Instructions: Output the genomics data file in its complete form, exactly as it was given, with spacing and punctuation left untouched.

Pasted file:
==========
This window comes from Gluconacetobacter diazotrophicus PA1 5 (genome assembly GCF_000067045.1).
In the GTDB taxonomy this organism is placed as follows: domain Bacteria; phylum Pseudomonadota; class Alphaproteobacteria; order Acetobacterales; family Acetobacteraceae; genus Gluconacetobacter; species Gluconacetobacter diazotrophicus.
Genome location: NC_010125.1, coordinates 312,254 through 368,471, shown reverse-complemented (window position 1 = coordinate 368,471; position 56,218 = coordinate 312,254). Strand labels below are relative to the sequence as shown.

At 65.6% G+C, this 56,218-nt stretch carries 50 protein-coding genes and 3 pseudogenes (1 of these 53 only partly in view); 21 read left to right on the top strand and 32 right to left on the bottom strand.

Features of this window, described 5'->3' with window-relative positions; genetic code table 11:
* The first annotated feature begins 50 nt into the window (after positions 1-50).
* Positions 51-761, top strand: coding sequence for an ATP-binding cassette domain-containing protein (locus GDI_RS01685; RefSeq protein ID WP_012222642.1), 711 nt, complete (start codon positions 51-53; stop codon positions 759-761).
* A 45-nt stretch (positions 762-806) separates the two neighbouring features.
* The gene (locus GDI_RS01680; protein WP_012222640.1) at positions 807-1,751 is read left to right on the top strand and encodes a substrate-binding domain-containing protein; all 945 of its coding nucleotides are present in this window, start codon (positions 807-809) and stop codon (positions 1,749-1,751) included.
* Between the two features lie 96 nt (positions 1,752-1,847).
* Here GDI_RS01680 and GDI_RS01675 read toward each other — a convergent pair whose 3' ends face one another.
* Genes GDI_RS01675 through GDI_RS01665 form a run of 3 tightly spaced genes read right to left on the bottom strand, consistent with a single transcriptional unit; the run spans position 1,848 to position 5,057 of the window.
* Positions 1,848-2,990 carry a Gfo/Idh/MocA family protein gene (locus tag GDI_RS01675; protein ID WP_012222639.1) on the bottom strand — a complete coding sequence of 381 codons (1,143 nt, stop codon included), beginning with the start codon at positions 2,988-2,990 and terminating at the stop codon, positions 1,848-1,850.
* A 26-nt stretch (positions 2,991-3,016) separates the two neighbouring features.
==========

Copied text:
This window comes from Gluconacetobacter diazotrophicus PA1 5 (genome assembly GCF_000067045.1).
In the GTDB taxonomy this organism is placed as follows: domain Bacteria; phylum Pseudomonadota; class Alphaproteobacteria; order Acetobacterales; family Acetobacteraceae; genus Gluconacetobacter; species Gluconacetobacter diazotrophicus.
Genome location: NC_010125.1, coordinates 312,254 through 368,471, shown reverse-complemented (window position 1 = coordinate 368,471; position 56,218 = coordinate 312,254). Strand labels below are relative to the sequence as shown.

At 65.6% G+C, this 56,218-nt stretch carries 50 protein-coding genes and 3 pseudogenes (1 of these 53 only partly in view); 21 read left to right on the top strand and 32 right to left on the bottom strand.

Features of this window, described 5'->3' with window-relative positions; genetic code table 11:
* The first annotated feature begins 50 nt into the window (after positions 1-50).
* Positions 51-761, top strand: coding sequence for an ATP-binding cassette domain-containing protein (locus GDI_RS01685; RefSeq protein ID WP_012222642.1), 711 nt, complete (start codon positions 51-53; stop codon positions 759-761).
* A 45-nt stretch (positions 762-806) separates the two neighbouring features.
* The gene (locus GDI_RS01680; protein WP_012222640.1) at positions 807-1,751 is read left to right on the top strand and encodes a substrate-binding domain-containing protein; all 945 of its coding nucleotides are present in this window, start codon (positions 807-809) and stop codon (positions 1,749-1,751) included.
* Between the two features lie 96 nt (positions 1,752-1,847).
* Here GDI_RS01680 and GDI_RS01675 read toward each other — a convergent pair whose 3' ends face one another.
* Genes GDI_RS01675 through GDI_RS01665 form a run of 3 tightly spaced genes read right to left on the bottom strand, consistent with a single transcriptional unit; the run spans position 1,848 to position 5,057 of the window.
* Positions 1,848-2,990 carry a Gfo/Idh/MocA family protein gene (locus tag GDI_RS01675; protein ID WP_012222639.1) on the bottom strand — a complete coding sequence of 381 codons (1,143 nt, stop codon included), beginning with the start codon at positions 2,988-2,990 and terminating at the stop codon, positions 1,848-1,850.
* A 26-nt stretch (positions 2,991-3,016) separates the two neighbouring features.